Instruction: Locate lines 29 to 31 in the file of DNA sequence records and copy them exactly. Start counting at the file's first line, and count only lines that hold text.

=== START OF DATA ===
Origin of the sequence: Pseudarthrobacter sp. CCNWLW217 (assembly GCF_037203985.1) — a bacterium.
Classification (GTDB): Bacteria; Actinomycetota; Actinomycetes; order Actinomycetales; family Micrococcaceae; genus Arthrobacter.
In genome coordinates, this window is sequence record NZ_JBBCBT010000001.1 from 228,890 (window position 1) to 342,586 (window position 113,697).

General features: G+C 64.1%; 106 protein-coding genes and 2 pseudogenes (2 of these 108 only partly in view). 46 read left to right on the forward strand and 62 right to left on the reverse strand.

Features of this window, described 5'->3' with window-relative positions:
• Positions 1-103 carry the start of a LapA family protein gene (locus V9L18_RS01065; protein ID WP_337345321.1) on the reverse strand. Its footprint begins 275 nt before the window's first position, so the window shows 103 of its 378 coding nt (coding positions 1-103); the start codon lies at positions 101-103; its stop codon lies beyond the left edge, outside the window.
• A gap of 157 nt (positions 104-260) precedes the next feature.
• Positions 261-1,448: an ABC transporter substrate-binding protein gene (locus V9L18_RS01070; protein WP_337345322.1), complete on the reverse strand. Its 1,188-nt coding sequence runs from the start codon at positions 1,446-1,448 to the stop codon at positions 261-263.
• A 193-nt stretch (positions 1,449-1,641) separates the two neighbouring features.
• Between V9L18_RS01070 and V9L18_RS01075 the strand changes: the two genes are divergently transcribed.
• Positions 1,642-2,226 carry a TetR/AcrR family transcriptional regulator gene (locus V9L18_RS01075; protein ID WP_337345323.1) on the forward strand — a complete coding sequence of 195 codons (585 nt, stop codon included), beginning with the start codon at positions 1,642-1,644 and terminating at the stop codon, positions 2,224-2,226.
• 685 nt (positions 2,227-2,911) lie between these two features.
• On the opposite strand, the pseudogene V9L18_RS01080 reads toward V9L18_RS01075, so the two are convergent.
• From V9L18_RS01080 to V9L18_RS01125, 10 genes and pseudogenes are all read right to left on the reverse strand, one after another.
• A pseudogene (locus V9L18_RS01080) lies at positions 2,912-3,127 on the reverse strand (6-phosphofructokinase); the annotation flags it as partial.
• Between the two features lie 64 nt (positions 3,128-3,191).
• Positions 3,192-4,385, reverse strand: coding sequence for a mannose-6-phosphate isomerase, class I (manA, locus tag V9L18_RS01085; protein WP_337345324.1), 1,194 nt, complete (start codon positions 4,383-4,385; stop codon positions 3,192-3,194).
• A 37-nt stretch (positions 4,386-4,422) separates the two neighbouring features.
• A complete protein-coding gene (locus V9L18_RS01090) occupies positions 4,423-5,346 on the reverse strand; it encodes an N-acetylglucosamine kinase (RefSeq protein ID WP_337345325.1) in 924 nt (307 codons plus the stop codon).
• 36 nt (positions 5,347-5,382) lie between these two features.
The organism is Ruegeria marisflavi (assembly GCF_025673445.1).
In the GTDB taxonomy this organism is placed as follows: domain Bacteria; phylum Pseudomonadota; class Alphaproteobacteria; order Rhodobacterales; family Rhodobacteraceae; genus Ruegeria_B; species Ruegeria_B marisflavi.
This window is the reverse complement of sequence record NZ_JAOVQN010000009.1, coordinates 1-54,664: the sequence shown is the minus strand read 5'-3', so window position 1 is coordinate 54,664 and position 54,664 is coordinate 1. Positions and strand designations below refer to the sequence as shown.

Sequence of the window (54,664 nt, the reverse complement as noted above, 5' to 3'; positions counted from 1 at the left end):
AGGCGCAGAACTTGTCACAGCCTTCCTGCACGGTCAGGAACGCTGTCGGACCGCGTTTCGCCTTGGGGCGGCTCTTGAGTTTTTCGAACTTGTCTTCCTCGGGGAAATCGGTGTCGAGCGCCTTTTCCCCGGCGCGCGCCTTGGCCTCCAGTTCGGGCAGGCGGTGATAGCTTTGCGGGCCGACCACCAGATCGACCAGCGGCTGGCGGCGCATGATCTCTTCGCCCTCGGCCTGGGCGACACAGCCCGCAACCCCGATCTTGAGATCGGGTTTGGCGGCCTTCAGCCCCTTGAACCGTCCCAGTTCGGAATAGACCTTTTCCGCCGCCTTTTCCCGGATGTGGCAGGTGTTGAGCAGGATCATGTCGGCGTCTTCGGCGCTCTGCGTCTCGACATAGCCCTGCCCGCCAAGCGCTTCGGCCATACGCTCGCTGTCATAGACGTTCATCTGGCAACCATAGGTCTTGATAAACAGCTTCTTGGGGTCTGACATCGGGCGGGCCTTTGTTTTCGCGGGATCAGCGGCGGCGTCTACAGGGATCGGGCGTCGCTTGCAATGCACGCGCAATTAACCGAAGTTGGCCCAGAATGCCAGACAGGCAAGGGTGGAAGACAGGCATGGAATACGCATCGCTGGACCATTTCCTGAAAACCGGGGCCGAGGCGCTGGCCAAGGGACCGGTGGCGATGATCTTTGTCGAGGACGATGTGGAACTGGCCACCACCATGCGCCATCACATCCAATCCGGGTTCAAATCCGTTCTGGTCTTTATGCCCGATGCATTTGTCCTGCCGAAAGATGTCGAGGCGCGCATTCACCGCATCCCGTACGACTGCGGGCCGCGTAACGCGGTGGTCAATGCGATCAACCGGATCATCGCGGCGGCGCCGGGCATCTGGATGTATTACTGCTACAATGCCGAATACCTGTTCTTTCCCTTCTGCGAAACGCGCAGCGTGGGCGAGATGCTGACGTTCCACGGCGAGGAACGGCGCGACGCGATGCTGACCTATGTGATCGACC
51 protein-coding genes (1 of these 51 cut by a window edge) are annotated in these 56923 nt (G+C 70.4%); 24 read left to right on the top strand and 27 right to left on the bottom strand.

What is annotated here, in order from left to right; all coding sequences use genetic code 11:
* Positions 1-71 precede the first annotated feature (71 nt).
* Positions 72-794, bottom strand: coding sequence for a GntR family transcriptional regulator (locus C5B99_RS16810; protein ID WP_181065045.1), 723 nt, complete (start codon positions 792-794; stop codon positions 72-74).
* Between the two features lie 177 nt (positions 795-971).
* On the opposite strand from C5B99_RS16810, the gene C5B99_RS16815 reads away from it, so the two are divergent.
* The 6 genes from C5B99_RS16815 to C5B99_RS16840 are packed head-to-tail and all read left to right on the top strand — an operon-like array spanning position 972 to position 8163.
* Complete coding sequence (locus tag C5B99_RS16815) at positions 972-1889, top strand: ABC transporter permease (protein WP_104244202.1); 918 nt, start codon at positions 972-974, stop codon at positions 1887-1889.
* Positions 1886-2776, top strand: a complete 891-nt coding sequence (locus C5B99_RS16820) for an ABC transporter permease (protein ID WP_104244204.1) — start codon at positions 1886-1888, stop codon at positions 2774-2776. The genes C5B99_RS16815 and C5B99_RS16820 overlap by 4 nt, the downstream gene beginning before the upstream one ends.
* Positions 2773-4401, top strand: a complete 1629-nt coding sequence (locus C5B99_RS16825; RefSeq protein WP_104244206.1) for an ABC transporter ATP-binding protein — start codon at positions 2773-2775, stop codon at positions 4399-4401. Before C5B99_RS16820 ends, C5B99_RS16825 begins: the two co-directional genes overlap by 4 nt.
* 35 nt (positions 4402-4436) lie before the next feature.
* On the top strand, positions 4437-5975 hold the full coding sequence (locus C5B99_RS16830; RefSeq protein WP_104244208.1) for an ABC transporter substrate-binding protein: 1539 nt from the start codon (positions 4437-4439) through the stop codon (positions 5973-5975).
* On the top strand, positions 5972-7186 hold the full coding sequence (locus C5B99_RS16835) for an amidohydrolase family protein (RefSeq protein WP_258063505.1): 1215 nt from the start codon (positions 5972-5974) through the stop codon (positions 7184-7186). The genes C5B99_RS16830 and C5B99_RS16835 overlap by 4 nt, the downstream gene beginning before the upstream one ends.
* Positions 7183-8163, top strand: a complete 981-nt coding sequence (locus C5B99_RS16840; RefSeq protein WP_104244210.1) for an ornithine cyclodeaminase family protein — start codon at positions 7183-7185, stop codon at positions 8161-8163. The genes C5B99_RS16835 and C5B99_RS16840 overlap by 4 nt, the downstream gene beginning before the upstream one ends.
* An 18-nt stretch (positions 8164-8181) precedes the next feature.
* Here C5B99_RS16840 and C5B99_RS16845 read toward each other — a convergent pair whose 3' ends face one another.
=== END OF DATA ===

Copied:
* Positions 72-794, bottom strand: coding sequence for a GntR family transcriptional regulator (locus C5B99_RS16810; protein ID WP_181065045.1), 723 nt, complete (start codon positions 792-794; stop codon positions 72-74).
* Between the two features lie 177 nt (positions 795-971).
* On the opposite strand from C5B99_RS16810, the gene C5B99_RS16815 reads away from it, so the two are divergent.